Summer 2020 Quilt-A-Long (QAL) part 7

25 Aug 2020 7:32 PM | Anonymous member (Administrator)

Welcome back to our Summer Quilt-A-Long

We are onto part 7 and only 1 more part to go!  It feels like the past 12 weeks, since we started our QAL, have just flown by.  This week, we are looking at Star blocks and some free patterns available on the internet that you might want to look up.  We will also be making the centre 8-pointed star in our QAL and assembling our quilt top! 


Giant Blocks

Star blocks are some of my favourite quilts to make.  Most especially I like going big with them.  Have you ever made a one block quilt?  Taken a block you love and made as a 60” or 72” size?  It’s a lot of fun.  Here are a few options for you if you have some fat quarters or layer cakes that you would like to use up.

Moda Love – this is a free pattern from Moda that makes a 72” Star surround block from a layer cake and some yardage.  Paula Rafferty made the giant block, a wall hanging and 2 cushions for a gorgeous set that just glows!  

So Frosty – I designed this giant block for a Christmas challenge.  It’s one of three blocks in a Christmas Star Quilt and this one I made large as a free pattern for the Christmas blog hop run by Celtic Thistle Stitches.

Happy Quilting has quite a few QAL’s with Star blocks including this Star Surround block I made as a baby quilt for a gift a few years ago.  She is very generous with her designs and her QAL’s.

Jeni Baker from In Color Order made a free tutorial: Giant Vintage Star Quilt and Amy Friend from Diary of a Quilter added a scrappy border to it from the leftovers which I love and am going to make one day.  The pattern uses a minimum of 8 fat quarters and ideally 16 to get a multi-coloured star.

Polka dot chair has a lovely baby quilt.


Rainbow Rose is available here on the Modern Quilters Ireland Blog using layer cakes or 10” squares to big a big block quilt.

Making a Block a Giant Quilt Block

When you look at these designs you can see that they are largely made up of Half Square Triangles (HST), Squares, and Flying Geese on a grid of 4, 8 or 12 rows and columns. 

To size up a block, first decide how big you want to go.  36”-40” makes a nice baby quilt.  60” a nice lap quilt and 72” with some borders a nice bed quilt.

To make our QAL block a Giant block for example, we look at the number of rows and columns and can see that it is 12 rows x 12 columns so a number divisible by 12 will work perfectly for us. 

To make a 60” block our grid squares will need to be 60/12=5” finished.  To make a 72” block 72/12=6” finished.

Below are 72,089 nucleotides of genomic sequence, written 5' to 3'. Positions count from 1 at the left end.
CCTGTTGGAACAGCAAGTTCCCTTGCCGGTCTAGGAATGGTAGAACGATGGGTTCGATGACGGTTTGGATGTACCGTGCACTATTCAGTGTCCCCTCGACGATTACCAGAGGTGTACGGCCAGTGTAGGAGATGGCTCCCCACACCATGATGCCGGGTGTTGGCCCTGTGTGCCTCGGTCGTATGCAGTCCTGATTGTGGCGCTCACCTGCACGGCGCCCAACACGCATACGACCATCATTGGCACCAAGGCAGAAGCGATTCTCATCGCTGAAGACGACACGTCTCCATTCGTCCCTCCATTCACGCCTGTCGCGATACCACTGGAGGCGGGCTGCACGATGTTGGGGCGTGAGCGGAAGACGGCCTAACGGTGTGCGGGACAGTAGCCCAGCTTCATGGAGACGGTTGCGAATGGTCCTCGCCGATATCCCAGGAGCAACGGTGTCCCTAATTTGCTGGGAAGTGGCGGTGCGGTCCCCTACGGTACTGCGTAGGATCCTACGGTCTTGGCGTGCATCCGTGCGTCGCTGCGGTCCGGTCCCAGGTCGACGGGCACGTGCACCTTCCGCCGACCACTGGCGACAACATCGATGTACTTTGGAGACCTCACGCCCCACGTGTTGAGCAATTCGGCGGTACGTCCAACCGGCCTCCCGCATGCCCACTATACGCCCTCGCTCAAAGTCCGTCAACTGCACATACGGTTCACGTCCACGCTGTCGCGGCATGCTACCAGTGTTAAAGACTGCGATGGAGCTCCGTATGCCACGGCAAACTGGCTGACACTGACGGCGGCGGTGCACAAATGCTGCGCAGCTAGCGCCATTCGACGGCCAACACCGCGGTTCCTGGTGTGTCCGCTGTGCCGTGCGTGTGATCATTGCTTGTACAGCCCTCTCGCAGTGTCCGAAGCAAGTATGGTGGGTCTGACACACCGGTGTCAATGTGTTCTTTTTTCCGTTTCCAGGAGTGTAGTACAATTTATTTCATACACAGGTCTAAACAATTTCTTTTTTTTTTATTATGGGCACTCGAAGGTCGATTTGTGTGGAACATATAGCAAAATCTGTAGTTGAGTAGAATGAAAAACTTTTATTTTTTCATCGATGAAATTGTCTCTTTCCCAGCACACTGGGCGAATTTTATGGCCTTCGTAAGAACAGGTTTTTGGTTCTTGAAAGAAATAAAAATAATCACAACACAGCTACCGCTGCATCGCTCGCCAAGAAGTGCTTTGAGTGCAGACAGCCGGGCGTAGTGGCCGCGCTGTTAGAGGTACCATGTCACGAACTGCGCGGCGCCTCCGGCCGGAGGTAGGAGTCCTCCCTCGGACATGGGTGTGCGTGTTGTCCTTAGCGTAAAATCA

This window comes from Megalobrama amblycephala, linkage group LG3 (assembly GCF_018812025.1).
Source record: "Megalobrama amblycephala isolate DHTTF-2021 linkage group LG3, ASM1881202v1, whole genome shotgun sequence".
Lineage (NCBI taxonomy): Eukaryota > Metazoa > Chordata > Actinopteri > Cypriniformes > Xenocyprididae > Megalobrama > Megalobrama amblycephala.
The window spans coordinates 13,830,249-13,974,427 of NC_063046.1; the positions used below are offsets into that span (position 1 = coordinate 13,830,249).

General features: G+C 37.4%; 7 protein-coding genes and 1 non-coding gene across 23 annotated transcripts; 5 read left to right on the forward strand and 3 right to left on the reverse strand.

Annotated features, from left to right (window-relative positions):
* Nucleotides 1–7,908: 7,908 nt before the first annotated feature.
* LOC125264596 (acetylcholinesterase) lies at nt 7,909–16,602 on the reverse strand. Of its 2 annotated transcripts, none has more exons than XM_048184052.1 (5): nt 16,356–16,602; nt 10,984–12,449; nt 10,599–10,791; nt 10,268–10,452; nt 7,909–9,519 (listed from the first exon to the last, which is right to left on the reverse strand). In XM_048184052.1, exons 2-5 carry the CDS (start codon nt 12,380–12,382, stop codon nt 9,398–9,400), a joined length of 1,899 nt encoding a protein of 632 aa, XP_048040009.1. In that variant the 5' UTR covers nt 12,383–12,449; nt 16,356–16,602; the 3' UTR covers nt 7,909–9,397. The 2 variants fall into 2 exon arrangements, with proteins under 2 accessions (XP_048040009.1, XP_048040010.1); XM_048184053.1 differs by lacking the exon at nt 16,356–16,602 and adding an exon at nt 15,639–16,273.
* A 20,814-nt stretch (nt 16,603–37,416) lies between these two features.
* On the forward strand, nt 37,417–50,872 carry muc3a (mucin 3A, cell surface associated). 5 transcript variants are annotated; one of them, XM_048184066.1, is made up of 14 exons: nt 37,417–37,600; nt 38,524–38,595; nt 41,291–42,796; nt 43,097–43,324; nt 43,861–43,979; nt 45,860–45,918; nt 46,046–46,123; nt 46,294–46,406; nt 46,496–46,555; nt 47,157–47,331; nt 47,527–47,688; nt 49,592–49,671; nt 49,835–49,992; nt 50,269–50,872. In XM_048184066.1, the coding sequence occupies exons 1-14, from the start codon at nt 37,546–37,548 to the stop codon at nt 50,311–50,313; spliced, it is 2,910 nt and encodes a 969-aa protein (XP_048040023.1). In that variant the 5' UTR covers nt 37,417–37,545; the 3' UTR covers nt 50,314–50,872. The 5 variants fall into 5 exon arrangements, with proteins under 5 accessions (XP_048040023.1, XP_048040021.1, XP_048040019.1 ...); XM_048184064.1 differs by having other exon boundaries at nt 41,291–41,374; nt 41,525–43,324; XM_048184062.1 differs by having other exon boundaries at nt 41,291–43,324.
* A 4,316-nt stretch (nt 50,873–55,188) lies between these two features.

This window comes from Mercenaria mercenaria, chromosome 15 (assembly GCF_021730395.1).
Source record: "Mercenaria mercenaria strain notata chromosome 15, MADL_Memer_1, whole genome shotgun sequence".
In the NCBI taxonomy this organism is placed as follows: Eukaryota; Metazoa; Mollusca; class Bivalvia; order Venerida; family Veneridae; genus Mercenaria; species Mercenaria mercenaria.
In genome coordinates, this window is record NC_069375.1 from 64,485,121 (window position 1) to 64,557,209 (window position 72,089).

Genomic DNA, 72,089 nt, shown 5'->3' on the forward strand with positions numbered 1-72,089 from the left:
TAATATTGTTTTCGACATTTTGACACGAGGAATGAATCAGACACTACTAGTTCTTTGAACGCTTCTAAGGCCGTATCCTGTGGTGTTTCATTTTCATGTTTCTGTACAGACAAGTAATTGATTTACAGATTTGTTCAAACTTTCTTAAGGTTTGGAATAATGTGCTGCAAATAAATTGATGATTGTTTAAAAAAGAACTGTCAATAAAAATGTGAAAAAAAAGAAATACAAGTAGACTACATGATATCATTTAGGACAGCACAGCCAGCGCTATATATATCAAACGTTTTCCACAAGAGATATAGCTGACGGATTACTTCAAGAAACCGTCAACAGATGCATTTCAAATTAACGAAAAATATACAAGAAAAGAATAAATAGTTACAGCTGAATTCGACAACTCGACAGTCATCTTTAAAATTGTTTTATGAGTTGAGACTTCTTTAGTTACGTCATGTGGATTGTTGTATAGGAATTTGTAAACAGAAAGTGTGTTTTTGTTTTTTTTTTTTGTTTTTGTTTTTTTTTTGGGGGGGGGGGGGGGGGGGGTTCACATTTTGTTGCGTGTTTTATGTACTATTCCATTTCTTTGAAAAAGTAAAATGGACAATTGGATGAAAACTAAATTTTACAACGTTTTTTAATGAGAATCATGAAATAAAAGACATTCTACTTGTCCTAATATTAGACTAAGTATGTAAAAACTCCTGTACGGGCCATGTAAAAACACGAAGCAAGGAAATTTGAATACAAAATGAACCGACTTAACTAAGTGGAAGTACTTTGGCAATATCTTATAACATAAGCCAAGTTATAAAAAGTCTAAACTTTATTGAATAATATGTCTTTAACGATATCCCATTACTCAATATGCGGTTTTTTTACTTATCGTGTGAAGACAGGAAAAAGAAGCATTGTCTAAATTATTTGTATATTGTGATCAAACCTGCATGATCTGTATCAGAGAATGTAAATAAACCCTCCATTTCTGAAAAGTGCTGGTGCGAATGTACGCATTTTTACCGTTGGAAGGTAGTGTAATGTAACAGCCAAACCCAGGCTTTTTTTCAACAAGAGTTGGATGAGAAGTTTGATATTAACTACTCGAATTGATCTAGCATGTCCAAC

We learned in parts 3&4 what to cut to end up with our desired finished size depending on the method we want to use, so, if you want to size up a block or design your own block, the reference sheets are there for you to go back to. 



So, onto our QAL!  In the last part we completed the middles of the blocks.  This week we are onto the centre star and assembling the block. 

The construction for the centre star is the same for both versions of our block: Block 1 and Block 2.

Our C section is 4 rows by 4 columns or a 16 patch.  We have squares for the corners and the centre and Flying Geese for the star points. 

Arrange as follows and sew into rows.  Then sew the rows together to make the centre C block.  Make 1 if you are making 1 quilt block or 4 C units if you are making the 4 blocks for the Quilt top. 

Now we have our A, B and C blocks, it’s time to assemble our quilt. 

Block 1   

If you are making 1 block lay out the pieces as per the image and sew the units into rows A-B-A, B-C-B and A-B-A.  Then sew the rows together to complete the block.  

If you are making the 4 block quilt top you can make 4 quilt blocks and sew the blocks together, or you can lay out the units 6 x 6 to chain piece the quilt top together by sewing into rows as shown.

 Then sew the rows together and a secondary pattern will appear.  

Block 2:

For block 2 we have a modification to the block to make a repeating pattern.  The block goes together in rows A1-B1-A1, B1-C-B1, A1-B1-A2.


You can sew these 9 units together to make a block and then sew the 4 blocks together, or you can lay the units out in a 6 x 6 grid and chain piece them together as below.


 Option for 1 block quilt

If you are making an item using only 1 block of the Block 2 design, then instead of A2 in the bottom corner make an A1 unit to have a symmetrical block.

Lay out the pieces as per the image and sew the units into rows A1-B1-A1, B1-C-B1 and A1-B-A1.  Then sew the rows together to complete the block.

If you missed any of the earlier parts of our QAL, you will find the instructions on our branch page at

Please join us in two weeks time, when we look at borders, backing, binding and quilting options. 

Thanks for joining us,

Stay safe and happy sewing!

©Ruth Bourke

Mid-Western Branch

The Irish Patchwork Society, P.O. Box 45, Blackrock, Co.Dublin
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